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PSALMS AND HYMNS,
AND ADAPTED TO THE PURPOSES
REV. EDWARD SCOBELL, A. M.
INCUMBENT OF ST. PETER'S, VERE STREET ;
The only singing in our public services, which carries out the true spirit of it as an act of worship, is congregational singing: in no other way does it become, what it was intended to be, an individual, scriptural, and influential duty. When a whole congregation sings, there is an involuntary excitement of heart as well as a union of voices; and who on such occasions has not, with unusual fervency, felt ready to exclaim, Surely the Lord is in this place!" Why, then, is this not always in practice? Our Church desires it; our glorious Liturgy deserves it: to be cold in praise when we have been so inspired in prayer, is at the least unsuitable. It is to bear a humble share in promoting this great and powerful object, that, following a custom now rapidly spreading in our churches-led on as it is by some of the most pious authorities, and sanctioned by the highest I have ventured upon the present Collection.
The chief cause as well as effect of congregational singing, is a holy engagement of the affections: and for this we require the Gospel as well as the Law; the crown of thorns as well as the Psalmist's diadem of pure gold; Jesus Christ, not in indistinctness and shadow, but face to face, as our Saviour, and Friend, and Brother. The Psalms of David are sacred, and dear to every true Christian; but they are parts of the Old Covenant; written when the Law was our schoolmaster; and when men's feet were yet upon the dark mountains ; and therefore, though excellent as a portion, they are incomplete as a system of Christian Psalmody. The pen of a ready writer is there, but not the searching sunbeam of that Light, and of that Day, which Abra· ham himself rejoiced by faith to see. The key of David's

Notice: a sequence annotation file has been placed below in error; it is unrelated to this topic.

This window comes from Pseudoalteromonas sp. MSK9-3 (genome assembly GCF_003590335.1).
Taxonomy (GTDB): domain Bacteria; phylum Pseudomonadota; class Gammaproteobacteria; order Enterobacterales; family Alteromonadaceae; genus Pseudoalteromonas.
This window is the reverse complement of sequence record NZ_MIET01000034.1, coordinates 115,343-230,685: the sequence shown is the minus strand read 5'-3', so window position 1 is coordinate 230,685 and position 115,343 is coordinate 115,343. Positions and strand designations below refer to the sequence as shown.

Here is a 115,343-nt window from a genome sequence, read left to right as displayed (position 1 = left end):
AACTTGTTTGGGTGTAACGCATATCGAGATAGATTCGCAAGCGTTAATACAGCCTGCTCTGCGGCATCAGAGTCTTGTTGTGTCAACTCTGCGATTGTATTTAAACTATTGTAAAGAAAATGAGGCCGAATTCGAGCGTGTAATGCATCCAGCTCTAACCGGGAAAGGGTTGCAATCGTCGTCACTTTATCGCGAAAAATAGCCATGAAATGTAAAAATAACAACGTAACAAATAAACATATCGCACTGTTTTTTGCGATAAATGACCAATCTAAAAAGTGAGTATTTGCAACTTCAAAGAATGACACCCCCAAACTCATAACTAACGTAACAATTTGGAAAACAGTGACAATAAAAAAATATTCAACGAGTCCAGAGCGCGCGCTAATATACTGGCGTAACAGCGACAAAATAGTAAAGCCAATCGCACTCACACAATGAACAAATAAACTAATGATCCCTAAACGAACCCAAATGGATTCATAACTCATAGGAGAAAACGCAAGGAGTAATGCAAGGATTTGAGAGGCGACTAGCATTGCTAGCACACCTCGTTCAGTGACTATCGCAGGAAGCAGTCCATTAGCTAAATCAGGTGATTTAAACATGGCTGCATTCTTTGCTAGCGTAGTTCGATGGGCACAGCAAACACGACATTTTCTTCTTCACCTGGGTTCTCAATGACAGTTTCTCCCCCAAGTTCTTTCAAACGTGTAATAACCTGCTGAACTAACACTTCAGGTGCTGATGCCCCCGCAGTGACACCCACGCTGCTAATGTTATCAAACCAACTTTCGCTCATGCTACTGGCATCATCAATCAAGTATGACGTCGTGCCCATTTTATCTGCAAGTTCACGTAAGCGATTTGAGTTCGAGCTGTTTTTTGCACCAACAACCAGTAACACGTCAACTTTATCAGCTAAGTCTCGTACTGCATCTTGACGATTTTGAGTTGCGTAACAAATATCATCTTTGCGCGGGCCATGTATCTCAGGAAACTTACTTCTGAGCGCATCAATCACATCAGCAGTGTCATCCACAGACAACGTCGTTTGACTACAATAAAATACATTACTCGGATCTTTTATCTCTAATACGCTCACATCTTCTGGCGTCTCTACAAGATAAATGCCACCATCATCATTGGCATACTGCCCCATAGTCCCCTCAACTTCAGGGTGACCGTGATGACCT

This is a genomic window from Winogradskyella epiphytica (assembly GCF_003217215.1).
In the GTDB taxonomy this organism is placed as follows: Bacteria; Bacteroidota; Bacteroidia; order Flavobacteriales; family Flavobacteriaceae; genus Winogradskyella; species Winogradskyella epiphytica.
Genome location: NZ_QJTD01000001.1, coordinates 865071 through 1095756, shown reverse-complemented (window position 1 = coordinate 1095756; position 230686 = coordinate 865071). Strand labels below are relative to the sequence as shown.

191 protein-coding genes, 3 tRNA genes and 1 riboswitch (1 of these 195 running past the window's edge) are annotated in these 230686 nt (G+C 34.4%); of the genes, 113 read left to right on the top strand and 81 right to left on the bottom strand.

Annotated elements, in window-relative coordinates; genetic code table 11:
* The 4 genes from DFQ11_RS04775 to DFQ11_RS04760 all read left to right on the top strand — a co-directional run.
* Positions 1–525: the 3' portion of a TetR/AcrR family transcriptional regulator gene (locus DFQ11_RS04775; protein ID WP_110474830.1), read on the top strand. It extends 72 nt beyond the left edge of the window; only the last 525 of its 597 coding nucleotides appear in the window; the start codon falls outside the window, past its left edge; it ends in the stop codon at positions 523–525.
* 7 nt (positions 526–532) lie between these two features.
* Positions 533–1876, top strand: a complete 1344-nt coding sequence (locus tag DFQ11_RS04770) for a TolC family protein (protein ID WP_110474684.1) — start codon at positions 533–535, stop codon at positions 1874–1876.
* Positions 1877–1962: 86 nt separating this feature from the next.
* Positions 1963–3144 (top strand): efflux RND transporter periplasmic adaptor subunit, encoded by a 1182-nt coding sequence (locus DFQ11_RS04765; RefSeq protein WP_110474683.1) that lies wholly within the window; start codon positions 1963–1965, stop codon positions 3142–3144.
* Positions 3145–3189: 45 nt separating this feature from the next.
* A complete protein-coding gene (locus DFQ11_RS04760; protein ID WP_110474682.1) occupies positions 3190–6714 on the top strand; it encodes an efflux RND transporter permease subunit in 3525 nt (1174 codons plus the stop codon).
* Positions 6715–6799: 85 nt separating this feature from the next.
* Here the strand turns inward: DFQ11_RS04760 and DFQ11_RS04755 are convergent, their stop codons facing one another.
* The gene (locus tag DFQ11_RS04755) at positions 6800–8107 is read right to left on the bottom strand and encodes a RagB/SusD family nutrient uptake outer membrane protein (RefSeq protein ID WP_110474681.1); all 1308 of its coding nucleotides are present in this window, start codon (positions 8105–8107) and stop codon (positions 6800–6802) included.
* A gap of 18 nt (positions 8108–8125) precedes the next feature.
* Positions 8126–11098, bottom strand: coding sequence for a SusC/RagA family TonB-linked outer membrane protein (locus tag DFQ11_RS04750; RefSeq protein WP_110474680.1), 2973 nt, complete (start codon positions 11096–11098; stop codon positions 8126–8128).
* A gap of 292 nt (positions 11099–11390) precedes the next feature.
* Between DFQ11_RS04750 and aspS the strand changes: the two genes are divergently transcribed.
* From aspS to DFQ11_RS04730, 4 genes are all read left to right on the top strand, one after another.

harp is in the Gospel. For “the Law was given by Moses, but grace and truth came by Jesus Christ.”
Under these impressions, I have endeavoured, with the best judgment could use, - 1st, To extract and arrange from the Old and New Versions the most appropriate portions; and 2dly, To make additions from various sources, having God's glory alone in view, to those Hymns usually appended to our Book of Common Prayer, and others in almost universal use amongst
I have in both instances, especially the latter, done this largely, from a feeling that, independent of other advantages, there is a living freshness in a stream, which pools of water, however equally pure, can never afford. Nor am I without a hope also, that although they may not possibly be all required or used in the public Church, they may sometimes be referred to at home; where, we are told, it would not be unwise now and then to make melody in our hearts with one of the Songs of Zion.
At the same time, it is my duty to say, that I have studiously avoided in them all allusions to uncertain or disputable doctrines; keeping only to those plain, simple, and saving truths of the Gospel, which every worshipper, “who loves our Lord Jesus Christ in sincerity,” cordially believes and maintains.
I pray to Almighty God, the great Object of all praise, for his blessing. May He, who touched the Prophet's lips with fire, inspire our hearts to act to his honour! Why should we be silent or timid, only when we are in His presence, who gave us every talent; and when the subjects of our song are the brightest and eternal ?
“O Lord, open thou our lips, and our mouth shall shew forth thy praise."
E, S. 14, Blandford Street, Portman Square,
December 22d, 1835.
OLD AND NEW VERSIONS.
NEW VERSION. PSALM 1. COM. METRE.
By ill advice to walk;
Where men profanely talk:
His business and delight;
And meditates by night.
With timely fruit does bend,
His just designs attend.
On Zion's holy hill!
According to thy will.
Joint-heirs at his request;
By him shall be possest!